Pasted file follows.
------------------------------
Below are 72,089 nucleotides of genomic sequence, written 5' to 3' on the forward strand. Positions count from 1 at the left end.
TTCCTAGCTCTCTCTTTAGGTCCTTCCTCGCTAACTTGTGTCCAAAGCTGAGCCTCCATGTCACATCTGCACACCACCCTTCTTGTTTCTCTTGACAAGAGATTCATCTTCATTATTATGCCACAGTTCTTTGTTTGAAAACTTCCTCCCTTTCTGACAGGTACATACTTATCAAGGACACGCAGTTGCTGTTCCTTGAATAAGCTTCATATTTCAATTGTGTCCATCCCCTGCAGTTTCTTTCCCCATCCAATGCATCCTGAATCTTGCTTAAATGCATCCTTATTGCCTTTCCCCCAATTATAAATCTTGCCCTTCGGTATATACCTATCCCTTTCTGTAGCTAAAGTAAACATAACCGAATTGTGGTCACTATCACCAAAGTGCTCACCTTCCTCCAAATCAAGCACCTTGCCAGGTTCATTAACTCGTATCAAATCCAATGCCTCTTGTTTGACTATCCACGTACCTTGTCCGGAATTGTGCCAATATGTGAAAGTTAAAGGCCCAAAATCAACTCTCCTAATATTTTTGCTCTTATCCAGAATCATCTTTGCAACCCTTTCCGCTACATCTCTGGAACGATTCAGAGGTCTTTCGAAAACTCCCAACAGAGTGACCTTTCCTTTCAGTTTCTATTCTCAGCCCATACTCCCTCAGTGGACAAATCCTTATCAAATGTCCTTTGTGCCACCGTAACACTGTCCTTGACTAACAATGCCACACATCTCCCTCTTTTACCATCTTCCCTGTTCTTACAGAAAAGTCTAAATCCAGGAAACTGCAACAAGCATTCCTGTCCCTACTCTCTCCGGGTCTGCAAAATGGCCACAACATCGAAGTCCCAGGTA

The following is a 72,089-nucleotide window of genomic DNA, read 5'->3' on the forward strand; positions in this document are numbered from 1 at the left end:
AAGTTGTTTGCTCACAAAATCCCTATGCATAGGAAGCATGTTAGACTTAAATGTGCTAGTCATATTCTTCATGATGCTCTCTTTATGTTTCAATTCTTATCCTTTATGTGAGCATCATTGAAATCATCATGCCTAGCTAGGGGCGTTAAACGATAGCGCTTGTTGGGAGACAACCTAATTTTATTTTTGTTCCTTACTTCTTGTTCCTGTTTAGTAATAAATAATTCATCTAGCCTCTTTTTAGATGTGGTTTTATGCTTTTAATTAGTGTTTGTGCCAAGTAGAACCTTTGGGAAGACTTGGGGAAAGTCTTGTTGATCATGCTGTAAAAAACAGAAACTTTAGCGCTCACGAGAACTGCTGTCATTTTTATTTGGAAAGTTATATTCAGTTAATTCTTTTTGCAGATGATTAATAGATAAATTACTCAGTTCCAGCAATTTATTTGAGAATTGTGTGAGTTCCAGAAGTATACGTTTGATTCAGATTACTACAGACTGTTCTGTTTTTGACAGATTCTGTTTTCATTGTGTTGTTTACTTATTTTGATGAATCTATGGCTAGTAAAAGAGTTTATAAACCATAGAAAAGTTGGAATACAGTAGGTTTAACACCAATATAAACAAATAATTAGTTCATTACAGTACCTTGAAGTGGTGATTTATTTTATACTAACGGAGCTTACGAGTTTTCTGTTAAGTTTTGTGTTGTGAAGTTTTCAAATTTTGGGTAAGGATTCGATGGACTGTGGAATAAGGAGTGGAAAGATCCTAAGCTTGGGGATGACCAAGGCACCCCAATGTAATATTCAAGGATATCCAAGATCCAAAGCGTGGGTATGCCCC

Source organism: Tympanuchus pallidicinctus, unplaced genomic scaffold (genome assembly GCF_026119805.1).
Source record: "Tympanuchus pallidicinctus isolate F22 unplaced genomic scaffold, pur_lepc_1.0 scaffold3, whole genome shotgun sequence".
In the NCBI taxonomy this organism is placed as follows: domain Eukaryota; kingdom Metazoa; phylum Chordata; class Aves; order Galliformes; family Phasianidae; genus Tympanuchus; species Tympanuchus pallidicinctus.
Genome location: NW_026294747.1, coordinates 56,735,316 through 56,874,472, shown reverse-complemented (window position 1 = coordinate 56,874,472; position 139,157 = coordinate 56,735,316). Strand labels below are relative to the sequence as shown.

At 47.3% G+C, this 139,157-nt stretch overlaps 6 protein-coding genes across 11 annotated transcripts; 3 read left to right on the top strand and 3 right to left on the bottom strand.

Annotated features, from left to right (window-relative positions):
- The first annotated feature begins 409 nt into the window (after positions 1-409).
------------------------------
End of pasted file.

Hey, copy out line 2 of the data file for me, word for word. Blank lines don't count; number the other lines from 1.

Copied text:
TTCCTAGCTCTCTCTTTAGGTCCTTCCTCGCTAACTTGTGTCCAAAGCTGAGCCTCCATGTCACATCTGCACACCACCCTTCTTGTTTCTCTTGACAAGAGATTCATCTTCATTATTATGCCACAGTTCTTTGTTTGAAAACTTCCTCCCTTTCTGACAGGTACATACTTATCAAGGACACGCAGTTGCTGTTCCTTGAATAAGCTTCATATTTCAATTGTGTCCATCCCCTGCAGTTTCTTTCCCCATCCAATGCATCCTGAATCTTGCTTAAATGCATCCTTATTGCCTTTCCCCCAATTATAAATCTTGCCCTTCGGTATATACCTATCCCTTTCTGTAGCTAAAGTAAACATAACCGAATTGTGGTCACTATCACCAAAGTGCTCACCTTCCTCCAAATCAAGCACCTTGCCAGGTTCATTAACTCGTATCAAATCCAATGCCTCTTGTTTGACTATCCACGTACCTTGTCCGGAATTGTGCCAATATGTGAAAGTTAAAGGCCCAAAATCAACTCTCCTAATATTTTTGCTCTTATCCAGAATCATCTTTGCAACCCTTTCCGCTACATCTCTGGAACGATTCAGAGGTCTTTCGAAAACTCCCAACAGAGTGACCTTTCCTTTCAGTTTCTATTCTCAGCCCATACTCCCTCAGTGGACAAATCCTTATCAAATGTCCTTTGTGCCACCGTAACACTGTCCTTGACTAACAATGCCACACATCTCCCTCTTTTACCATCTTCCCTGTTCTTACAGAAAAGTCTAAATCCAGGAAACTGCAACAAGCATTCCTGTCCCTACTCTCTCCGGGTCTGCAAAATGGCCACAACATCGAAGTCCCAGGTA